Mazda has revealed two lightweight MX-5 concepts at the 2015 SEMA show in Las Vegas. The Spyder and Speedster concepts have both shed weight and gained new performance parts, and are comprised almost entirely out of readily available aftermarket products.
The Speedster is the more extreme of the two cars, having been substantially pared back compared to the standard car in an effort to minimise weight. The doors and seats are carbonfibre, and even the windscreen is gone – it’s been replaced by a thin wind-deflector – and the combined result is a new kerbweight of just 943kg, which is a significant 104kg less than the standard car.
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Under the Speedster’s bonnet is Mazda’s 2-litre Skyactiv-G four-cylinder engine, which produces 158bhp and 147lb ft of torque when fitted to the regular car – equating to a power-to-weight ratio of 153bhp/ton. In the featherweight Speedster, that output grows to 170bhp/ton.
Inside, the bespoke carbon seats (created by Mu-Len Delta Seat) are covered in Alcantara, while underneath, the Speedster is suspended on K&W adjustable coilover suspension, set so the car sits 30mm lower than the production MX-5. The standard wheels are swapped for 16-inch RAYS 57 Extreme Gram Lights, wrapped in Kuhmo Ecsta V710 slicks, and the results make for a track-focused car that should be both lighter and sharper than the production model.
Mazda’s other new concept, the Spyder, receives fewer performance modifications, but it does gain a raft of new aesthetic features including a bikini top roof (a la Porsche Boxster Spyder), carbonfibre aero kit and a new grille intake.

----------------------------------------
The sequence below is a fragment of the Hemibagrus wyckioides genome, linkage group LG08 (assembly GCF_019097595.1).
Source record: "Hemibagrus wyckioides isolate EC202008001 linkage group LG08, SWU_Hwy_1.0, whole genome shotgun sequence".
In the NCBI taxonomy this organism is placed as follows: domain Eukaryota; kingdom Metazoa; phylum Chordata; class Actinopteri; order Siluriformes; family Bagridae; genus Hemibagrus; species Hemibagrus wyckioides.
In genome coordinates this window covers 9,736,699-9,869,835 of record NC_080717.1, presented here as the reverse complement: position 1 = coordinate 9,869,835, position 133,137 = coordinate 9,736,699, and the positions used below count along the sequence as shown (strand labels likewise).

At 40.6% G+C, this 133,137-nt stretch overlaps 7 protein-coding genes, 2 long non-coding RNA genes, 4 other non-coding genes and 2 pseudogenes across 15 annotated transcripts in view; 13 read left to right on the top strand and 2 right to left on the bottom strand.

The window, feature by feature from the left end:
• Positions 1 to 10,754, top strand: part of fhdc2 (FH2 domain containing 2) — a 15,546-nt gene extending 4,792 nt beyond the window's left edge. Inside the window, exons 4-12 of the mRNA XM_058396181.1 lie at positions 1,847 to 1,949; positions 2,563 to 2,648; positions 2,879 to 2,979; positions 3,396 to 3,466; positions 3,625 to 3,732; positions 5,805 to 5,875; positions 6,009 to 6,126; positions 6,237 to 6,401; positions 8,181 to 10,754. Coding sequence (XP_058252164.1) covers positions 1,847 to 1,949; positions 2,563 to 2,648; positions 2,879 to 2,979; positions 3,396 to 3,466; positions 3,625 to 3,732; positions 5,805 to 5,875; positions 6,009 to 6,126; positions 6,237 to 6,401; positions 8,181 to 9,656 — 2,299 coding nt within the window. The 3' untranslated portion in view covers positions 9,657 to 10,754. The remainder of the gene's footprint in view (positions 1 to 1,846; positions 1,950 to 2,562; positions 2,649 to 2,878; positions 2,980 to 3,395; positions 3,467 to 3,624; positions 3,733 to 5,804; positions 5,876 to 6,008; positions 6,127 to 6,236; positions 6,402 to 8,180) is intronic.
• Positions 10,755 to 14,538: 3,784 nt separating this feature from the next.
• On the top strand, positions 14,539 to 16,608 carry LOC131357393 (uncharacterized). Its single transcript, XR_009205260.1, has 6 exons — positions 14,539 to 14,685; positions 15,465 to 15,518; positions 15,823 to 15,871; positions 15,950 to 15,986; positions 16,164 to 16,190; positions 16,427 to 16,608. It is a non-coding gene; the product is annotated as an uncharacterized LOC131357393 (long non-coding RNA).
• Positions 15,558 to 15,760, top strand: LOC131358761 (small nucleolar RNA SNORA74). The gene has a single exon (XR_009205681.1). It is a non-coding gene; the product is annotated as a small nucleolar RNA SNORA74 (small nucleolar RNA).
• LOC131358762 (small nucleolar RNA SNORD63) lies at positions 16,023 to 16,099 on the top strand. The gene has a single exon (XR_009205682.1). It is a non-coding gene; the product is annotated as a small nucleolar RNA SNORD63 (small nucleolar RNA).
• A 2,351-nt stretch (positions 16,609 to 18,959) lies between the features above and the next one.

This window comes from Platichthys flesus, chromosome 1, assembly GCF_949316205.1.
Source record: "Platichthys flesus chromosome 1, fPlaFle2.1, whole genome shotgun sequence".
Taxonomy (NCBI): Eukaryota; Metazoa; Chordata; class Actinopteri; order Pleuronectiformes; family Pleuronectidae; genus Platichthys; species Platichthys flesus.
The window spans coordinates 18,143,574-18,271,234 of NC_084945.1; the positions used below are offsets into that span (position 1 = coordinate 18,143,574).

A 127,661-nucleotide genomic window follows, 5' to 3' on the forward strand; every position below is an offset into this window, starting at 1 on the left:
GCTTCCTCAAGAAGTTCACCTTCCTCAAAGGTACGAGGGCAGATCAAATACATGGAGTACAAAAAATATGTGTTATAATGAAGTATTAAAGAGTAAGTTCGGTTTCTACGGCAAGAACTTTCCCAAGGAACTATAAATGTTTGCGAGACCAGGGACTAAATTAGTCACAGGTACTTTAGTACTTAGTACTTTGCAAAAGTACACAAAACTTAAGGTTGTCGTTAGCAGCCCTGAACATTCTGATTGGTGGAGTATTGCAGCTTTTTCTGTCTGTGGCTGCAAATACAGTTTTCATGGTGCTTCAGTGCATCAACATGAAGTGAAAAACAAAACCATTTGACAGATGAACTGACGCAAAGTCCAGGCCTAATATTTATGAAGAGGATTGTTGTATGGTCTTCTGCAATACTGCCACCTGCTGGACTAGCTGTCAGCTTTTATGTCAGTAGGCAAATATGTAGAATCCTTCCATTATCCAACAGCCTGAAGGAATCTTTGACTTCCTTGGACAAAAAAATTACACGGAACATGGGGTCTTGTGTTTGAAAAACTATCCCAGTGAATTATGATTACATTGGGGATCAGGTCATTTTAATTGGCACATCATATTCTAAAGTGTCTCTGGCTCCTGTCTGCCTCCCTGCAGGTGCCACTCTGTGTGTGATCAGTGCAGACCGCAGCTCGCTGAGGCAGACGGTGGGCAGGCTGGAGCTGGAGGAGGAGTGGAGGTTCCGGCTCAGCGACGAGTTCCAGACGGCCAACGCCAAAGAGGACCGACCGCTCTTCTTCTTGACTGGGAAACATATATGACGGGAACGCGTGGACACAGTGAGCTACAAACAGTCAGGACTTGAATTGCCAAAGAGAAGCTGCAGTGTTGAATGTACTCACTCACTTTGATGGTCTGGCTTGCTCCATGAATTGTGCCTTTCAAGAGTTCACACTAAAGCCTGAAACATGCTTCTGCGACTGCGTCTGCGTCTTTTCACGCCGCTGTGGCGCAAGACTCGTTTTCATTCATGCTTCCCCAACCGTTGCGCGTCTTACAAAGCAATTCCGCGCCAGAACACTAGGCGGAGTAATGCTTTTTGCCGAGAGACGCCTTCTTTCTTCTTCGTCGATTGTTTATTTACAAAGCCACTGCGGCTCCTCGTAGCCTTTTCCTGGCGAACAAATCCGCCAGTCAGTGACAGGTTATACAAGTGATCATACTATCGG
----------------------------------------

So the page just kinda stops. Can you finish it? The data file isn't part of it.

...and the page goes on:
Other visual changes include a Mercury Silver exterior, as well as an interior strewn with Prima natural full-grain leather, sourced from specialist Spinneybeck. The chassis hasn’t been completely ignored however, as the Spyder receives adjustable coilover suspension and 17-inch Yokohama Advan Racing RS II wheels, complete with semi-slick Yokohama Advan A048 tyres.
Though the resulting car is just 0.4 per cent lighter than the standard model at 1043kg - so its 2-litre engine wouldn't offer any noticeable straight-line performance gains - the Spyder certainly makes for a more visually sporting package.
The two new concepts are currently on display at SEMA, one of the world’s biggest aftermarket equipment shows, in Las Vegas. Neither car is due to enter production, but they both serve as demonstrators for how far the current MX-5 can be evolved using parts available on the aftermarket.
The arrival of these concepts suggests Mazda’s performance intentions are stronger than ever, as they follow the Tokyo motor show’s RX-Vision concept - which could preview a future rotary-engined production model that's expected to rebirth the RX-7 nametag when it arrives in 2017.
There's also a racing version of the MX-5; you can read more about that here.